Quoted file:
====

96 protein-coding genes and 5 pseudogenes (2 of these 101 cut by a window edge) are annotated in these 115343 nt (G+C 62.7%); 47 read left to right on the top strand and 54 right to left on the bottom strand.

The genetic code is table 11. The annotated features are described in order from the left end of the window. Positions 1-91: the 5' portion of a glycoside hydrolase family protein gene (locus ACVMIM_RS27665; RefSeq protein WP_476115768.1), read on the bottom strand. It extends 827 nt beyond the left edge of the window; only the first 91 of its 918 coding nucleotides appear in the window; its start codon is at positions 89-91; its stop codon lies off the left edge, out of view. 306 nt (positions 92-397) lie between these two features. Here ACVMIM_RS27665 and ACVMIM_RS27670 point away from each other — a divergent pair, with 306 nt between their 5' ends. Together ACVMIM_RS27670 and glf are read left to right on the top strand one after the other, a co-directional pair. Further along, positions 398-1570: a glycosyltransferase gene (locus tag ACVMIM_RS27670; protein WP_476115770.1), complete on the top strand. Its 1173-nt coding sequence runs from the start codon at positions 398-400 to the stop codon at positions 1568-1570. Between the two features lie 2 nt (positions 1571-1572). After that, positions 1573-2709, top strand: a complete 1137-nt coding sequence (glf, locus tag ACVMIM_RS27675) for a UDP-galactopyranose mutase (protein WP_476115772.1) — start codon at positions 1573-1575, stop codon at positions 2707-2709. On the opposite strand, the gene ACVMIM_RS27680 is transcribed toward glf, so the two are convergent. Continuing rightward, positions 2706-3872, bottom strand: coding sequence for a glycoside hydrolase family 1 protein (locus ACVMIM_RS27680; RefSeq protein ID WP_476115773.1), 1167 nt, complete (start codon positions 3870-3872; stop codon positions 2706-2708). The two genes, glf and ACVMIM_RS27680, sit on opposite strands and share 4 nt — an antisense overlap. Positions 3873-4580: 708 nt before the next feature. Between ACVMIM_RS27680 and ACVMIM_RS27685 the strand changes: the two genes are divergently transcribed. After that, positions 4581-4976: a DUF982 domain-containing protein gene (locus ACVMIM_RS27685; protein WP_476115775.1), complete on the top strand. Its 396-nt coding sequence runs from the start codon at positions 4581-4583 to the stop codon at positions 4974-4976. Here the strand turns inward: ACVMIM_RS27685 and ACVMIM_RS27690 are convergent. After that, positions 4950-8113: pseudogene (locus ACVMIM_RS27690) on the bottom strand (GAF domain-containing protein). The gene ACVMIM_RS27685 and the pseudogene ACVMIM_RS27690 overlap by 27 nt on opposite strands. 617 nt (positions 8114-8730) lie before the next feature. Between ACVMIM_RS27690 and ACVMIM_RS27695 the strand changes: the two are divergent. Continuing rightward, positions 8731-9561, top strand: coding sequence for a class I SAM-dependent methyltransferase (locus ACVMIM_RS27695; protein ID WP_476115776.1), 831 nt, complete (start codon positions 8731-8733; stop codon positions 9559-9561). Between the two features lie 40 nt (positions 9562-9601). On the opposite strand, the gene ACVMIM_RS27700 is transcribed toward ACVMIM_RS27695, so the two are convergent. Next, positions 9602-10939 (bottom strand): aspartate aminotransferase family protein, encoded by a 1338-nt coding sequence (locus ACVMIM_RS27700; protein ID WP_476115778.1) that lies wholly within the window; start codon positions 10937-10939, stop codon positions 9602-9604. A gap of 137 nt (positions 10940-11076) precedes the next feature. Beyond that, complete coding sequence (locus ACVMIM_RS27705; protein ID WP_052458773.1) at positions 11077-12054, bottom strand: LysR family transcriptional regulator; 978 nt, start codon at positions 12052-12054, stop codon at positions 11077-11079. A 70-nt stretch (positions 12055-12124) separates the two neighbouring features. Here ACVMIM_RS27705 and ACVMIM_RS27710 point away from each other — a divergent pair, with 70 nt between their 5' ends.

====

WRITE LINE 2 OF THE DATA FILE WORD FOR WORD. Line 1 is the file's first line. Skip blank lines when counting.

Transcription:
The genetic code is table 11. The annotated features are described in order from the left end of the window. Positions 1-91: the 5' portion of a glycoside hydrolase family protein gene (locus ACVMIM_RS27665; RefSeq protein WP_476115768.1), read on the bottom strand. It extends 827 nt beyond the left edge of the window; only the first 91 of its 918 coding nucleotides appear in the window; its start codon is at positions 89-91; its stop codon lies off the left edge, out of view. 306 nt (positions 92-397) lie between these two features. Here ACVMIM_RS27665 and ACVMIM_RS27670 point away from each other — a divergent pair, with 306 nt between their 5' ends. Together ACVMIM_RS27670 and glf are read left to right on the top strand one after the other, a co-directional pair. Further along, positions 398-1570: a glycosyltransferase gene (locus tag ACVMIM_RS27670; protein WP_476115770.1), complete on the top strand. Its 1173-nt coding sequence runs from the start codon at positions 398-400 to the stop codon at positions 1568-1570. Between the two features lie 2 nt (positions 1571-1572). After that, positions 1573-2709, top strand: a complete 1137-nt coding sequence (glf, locus tag ACVMIM_RS27675) for a UDP-galactopyranose mutase (protein WP_476115772.1) — start codon at positions 1573-1575, stop codon at positions 2707-2709. On the opposite strand, the gene ACVMIM_RS27680 is transcribed toward glf, so the two are convergent. Continuing rightward, positions 2706-3872, bottom strand: coding sequence for a glycoside hydrolase family 1 protein (locus ACVMIM_RS27680; RefSeq protein ID WP_476115773.1), 1167 nt, complete (start codon positions 3870-3872; stop codon positions 2706-2708). The two genes, glf and ACVMIM_RS27680, sit on opposite strands and share 4 nt — an antisense overlap. Positions 3873-4580: 708 nt before the next feature. Between ACVMIM_RS27680 and ACVMIM_RS27685 the strand changes: the two genes are divergently transcribed. After that, positions 4581-4976: a DUF982 domain-containing protein gene (locus ACVMIM_RS27685; protein WP_476115775.1), complete on the top strand. Its 396-nt coding sequence runs from the start codon at positions 4581-4583 to the stop codon at positions 4974-4976. Here the strand turns inward: ACVMIM_RS27685 and ACVMIM_RS27690 are convergent. After that, positions 4950-8113: pseudogene (locus ACVMIM_RS27690) on the bottom strand (GAF domain-containing protein). The gene ACVMIM_RS27685 and the pseudogene ACVMIM_RS27690 overlap by 27 nt on opposite strands. 617 nt (positions 8114-8730) lie before the next feature. Between ACVMIM_RS27690 and ACVMIM_RS27695 the strand changes: the two are divergent. Continuing rightward, positions 8731-9561, top strand: coding sequence for a class I SAM-dependent methyltransferase (locus ACVMIM_RS27695; protein ID WP_476115776.1), 831 nt, complete (start codon positions 8731-8733; stop codon positions 9559-9561). Between the two features lie 40 nt (positions 9562-9601). On the opposite strand, the gene ACVMIM_RS27700 is transcribed toward ACVMIM_RS27695, so the two are convergent. Next, positions 9602-10939 (bottom strand): aspartate aminotransferase family protein, encoded by a 1338-nt coding sequence (locus ACVMIM_RS27700; protein ID WP_476115778.1) that lies wholly within the window; start codon positions 10937-10939, stop codon positions 9602-9604. A gap of 137 nt (positions 10940-11076) precedes the next feature. Beyond that, complete coding sequence (locus ACVMIM_RS27705; protein ID WP_052458773.1) at positions 11077-12054, bottom strand: LysR family transcriptional regulator; 978 nt, start codon at positions 12052-12054, stop codon at positions 11077-11079. A 70-nt stretch (positions 12055-12124) separates the two neighbouring features. Here ACVMIM_RS27705 and ACVMIM_RS27710 point away from each other — a divergent pair, with 70 nt between their 5' ends.